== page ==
Columbus may have been from Genoa, but Italy, as a nation, didn’t exist for another three-and-a-half centuries after 1492, so making Italian-Americans the object of protests doesn’t make sense to me, particularly in North America. I’m not aware of ANY Italian colonies in North America over the succeeding decades and centuries. In the meantime, protesters don’t seem to be aware that Columbus, even if we consider him to be symbolic of the destruction of native peoples and societies, was in the employ of Ferdinand and Isabella – the king and queen of Spain. It’s Spain that paid for his voyage of “discovery,” and it’s Spain that sent both troops and missionaries to Caribbean islands, then Central America, South America, and eventually to the American south and southwest. It was also Spain that initiated the importation of African slaves to the western hemisphere, and was responsible for the obliteration of dozens of native cultures and languages, not to mention most of the native population (i.e., millions of people) of the hemisphere from Mexico south.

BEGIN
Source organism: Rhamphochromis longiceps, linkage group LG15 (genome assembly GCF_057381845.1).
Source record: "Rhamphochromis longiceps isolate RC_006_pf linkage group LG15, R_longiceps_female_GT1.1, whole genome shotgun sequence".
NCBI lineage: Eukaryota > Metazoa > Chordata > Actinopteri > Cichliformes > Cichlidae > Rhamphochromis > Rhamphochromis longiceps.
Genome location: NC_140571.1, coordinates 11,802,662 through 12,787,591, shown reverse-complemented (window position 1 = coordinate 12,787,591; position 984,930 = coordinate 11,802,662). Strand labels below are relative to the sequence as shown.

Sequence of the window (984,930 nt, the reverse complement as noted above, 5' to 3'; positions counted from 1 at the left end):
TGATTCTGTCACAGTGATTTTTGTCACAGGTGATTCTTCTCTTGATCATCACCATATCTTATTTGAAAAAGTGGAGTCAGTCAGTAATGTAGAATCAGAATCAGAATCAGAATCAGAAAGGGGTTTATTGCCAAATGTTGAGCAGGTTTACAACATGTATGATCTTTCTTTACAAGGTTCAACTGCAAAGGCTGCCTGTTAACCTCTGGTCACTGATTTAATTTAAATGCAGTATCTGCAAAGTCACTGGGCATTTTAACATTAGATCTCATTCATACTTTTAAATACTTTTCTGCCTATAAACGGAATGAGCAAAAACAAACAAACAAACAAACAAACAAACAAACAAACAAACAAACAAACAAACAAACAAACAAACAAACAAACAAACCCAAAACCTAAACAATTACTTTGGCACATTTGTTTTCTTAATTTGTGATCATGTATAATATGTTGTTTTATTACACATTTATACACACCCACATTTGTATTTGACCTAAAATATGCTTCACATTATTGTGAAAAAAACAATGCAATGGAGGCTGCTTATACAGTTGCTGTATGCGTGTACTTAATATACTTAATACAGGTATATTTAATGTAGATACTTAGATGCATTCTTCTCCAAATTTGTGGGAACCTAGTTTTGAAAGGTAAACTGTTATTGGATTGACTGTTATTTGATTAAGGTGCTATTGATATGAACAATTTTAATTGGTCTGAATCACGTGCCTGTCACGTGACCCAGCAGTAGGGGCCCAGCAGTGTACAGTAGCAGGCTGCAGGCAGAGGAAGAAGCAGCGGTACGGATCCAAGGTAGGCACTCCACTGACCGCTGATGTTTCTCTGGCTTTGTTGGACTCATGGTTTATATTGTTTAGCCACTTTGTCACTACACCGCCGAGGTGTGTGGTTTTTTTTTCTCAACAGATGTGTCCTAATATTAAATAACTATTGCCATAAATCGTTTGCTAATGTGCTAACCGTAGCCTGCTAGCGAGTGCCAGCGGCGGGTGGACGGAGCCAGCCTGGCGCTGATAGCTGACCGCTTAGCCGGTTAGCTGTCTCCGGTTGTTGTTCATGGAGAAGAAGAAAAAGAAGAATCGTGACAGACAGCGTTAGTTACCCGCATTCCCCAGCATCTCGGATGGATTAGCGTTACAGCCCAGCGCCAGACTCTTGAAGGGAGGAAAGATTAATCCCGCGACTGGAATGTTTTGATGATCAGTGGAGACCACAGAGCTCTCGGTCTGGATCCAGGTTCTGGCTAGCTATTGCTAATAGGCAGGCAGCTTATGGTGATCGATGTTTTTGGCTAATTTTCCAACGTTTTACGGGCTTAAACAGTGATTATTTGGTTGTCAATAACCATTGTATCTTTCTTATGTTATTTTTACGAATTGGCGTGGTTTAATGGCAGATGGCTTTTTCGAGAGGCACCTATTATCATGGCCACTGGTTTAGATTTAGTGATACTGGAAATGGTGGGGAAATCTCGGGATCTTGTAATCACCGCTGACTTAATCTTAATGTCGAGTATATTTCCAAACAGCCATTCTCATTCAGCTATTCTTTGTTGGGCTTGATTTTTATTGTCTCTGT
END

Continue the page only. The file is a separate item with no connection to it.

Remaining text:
That citizens of Spanish descent would then join in protests of Columbus Day, when it was their leaders who sponsored Columbus, and their ancestors who were responsible for most of the damage done to indigenous peoples and cultures, strikes me as oddly disconnected from reality.

    • Submitted by RB Holbrook on 10/12/2015 - 09:27 am.

      Citizens of Spanish Descent